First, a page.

Exposing for HDR
I have tried my hand at creating HDRs but have always failed. While I seem not to have any issues while post-processing in Photoshop, I think my problem is knowing exactly how to expose for HDR. Can you help?
Arun Pathak, via email
For those who may not be aware, the imaging sensor in our digital cameras cannot faithfully reproduce the brightness range that is often present in a brightly lit scene. HDR imaging is a method that allows us to record a higher range of brightness than what is possible through a single frame exposure. Generally, we create a bracket of 3 or 5 frames with varying exposures and then blend them together using a suitable software.
Many books have been written on this topic which can get rather very technical. I shall try to explain this in a simpler manner.
Mount your camera on a sturdy tripod and compose your frame. For best results, shoot in Raw but if your computer is short on memory, you may try shooting in JPEG.
1. Your first exposure should be for capturing the highlights correctly, but without clipping (overexposing) the highlights. So expose a frame and check the histogram. Since you are exposing for the highlights, the picture will be very dark and the histogram will be very much to the left. You might find that there is a lot of space to the right that the histogram has not occupied. If so, take the next shot with some more exposure so that the histogram appears like what you see in the accompanying sketch.
Ensure that the highlights are not clipped (overexposed).
2. For the second shot, ‘open up’ the exposure by 2-stops but ensure that this is done only by reducing the shutter speed (the aperture should remain the same during all the frames that you shoot to create the HDR). This should get us the proper midtones.
3. Continue by taking the third shot with another 2-stop extra exposure. Keep an eye on the resulting histogram. We want the begining of the histogram (the shadow areas) to go about halfway to the right as possible. If that is not so, take one more shot with a 2-stop increase in the exposure, till the histogram appears like what you see here.
The highlights are overexposed here but we are concerned only with capturing as much shadow detail as is possible. Remember, in step 1, we have already captured the maximum highlight detail, without overexposing the highlights.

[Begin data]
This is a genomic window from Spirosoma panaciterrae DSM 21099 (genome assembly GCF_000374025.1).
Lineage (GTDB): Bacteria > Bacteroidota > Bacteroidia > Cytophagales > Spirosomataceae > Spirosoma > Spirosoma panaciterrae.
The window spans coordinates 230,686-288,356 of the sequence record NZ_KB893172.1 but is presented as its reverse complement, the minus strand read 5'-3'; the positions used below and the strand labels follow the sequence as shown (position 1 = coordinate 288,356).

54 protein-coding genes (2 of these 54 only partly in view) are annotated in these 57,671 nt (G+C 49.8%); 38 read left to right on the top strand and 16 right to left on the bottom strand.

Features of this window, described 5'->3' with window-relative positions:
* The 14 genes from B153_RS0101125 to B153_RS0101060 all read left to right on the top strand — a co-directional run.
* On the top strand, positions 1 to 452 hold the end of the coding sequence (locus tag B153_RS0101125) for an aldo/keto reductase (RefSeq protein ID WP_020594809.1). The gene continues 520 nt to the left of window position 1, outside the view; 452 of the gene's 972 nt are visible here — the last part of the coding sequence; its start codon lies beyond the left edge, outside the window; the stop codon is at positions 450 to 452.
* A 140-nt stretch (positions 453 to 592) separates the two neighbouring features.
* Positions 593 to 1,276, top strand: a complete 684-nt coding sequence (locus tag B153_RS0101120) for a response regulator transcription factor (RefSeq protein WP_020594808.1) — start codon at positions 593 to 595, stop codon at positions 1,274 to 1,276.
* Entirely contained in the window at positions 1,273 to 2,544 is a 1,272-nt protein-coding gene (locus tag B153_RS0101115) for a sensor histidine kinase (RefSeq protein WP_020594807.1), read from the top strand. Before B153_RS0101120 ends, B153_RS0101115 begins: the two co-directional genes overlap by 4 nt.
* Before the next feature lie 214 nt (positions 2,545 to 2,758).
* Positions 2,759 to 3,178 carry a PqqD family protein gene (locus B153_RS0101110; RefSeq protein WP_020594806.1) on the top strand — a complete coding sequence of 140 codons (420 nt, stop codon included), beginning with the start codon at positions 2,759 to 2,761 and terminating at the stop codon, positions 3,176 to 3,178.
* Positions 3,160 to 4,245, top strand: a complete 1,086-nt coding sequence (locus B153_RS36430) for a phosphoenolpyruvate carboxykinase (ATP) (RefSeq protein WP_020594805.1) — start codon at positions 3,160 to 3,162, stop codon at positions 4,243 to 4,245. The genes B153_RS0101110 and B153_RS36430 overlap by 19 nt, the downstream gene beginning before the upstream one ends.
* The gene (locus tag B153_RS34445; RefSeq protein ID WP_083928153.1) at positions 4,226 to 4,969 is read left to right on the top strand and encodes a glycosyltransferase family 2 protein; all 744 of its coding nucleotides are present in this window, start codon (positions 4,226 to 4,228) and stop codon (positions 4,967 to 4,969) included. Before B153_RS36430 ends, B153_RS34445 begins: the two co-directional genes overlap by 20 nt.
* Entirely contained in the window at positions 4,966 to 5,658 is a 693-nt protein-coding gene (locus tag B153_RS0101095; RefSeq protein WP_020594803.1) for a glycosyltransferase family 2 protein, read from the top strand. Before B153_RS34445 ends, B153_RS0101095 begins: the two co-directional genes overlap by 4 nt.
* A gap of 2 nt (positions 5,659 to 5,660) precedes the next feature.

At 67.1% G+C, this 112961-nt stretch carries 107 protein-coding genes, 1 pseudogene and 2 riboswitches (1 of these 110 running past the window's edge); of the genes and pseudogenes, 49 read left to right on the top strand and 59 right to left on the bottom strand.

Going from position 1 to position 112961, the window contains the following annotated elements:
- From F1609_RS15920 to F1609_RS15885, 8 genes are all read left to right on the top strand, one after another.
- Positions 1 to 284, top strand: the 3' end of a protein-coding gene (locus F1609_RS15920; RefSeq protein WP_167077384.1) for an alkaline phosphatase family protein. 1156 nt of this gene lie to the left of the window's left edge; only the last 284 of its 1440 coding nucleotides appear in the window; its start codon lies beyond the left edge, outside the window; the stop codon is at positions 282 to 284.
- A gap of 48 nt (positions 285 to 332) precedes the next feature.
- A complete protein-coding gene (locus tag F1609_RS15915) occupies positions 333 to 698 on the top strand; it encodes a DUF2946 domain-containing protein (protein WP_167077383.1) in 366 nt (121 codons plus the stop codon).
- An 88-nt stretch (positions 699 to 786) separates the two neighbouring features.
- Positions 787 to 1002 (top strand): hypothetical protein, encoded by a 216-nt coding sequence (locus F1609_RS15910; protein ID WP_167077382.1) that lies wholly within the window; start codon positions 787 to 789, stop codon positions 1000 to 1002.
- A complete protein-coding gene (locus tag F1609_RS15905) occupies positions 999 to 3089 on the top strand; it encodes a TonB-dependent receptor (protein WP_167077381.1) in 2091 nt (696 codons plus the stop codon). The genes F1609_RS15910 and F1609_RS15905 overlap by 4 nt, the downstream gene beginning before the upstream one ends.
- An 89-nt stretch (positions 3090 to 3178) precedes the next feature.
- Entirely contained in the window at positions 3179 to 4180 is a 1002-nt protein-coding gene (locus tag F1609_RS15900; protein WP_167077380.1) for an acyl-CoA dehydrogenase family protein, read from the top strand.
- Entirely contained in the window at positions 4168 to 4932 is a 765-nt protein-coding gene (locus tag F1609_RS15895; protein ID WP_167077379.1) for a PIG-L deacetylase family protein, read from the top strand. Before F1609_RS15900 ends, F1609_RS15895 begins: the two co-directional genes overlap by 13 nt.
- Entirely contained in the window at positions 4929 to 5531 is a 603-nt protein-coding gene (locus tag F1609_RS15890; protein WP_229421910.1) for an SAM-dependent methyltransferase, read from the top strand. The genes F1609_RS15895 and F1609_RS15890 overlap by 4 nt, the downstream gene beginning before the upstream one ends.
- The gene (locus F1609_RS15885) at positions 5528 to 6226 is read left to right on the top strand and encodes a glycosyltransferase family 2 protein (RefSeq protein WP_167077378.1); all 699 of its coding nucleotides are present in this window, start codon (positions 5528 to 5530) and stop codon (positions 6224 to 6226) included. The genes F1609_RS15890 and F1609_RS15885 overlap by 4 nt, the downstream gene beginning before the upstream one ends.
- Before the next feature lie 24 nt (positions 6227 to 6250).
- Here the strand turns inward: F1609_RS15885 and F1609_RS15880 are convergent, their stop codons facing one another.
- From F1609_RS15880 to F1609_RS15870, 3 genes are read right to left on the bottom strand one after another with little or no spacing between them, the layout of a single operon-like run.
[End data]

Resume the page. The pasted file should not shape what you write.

Once the images are placed in the HDR software, the software will merge them by taking the properly exposed highlights from the first exposure, the properly exposed mid-tones from the second exposure and the properly exposed shadows from the third/last exposure. The final result will have a range of brightness that would not have been possible to capture through a single exposure.
Please caution on the side of ‘overcooking’ the image. HDRs often show excessive shadow detail, which may appear wrong to some people. After creating an HDR image (and I love HDR images), I often tone down the shadow areas a wee bit so that the image does not look over-processed.
Filters and Image Degradement
I am new to photography. Some of my friends never use filters because they say that filters degrade the image quality.
1. Do filters degrade the images?
2. Can I use a welder’s glass in place of a deep neutral density filter?
Rajaram Bhat, via email
1. This is an ongoing debate – one which will never end. To put it simply, a high-end filter, which is clean and spotless, will not noticibly degrade the image quality; even if it does in theory, you are not likely to notice the difference. However, a poor quality filter (and the market is full of such) can definitely degrade the image quality.
If for any reason, the filter is not absolutely parallel to the front element of the lens, you can expect a loss in image quality. A filter that does not have multi-coating or is poorly coated, can also have issues with flare and ghosting. At all times, avoid the sun directly hitting the filter. A lens hood is recommended.
2. When I started photography some 40-45 years ago, I tried using my sunglasses to increase the contrast in my black & white photographs, because I had no money to buy a regular filter. It did seem to work but the curvature of the sun-glass caused uneven sharpness that I couldn’t correct. A welder’s glass could work as an experiment, but it can never replace a good ND filter; good filters are made from the same type of glass that is used in making the individual lens elements. (Filters are also made from plastic, but they tend to scratch easily). The welder’s glass may also cause a colour cast which could be troublesome to get rid of.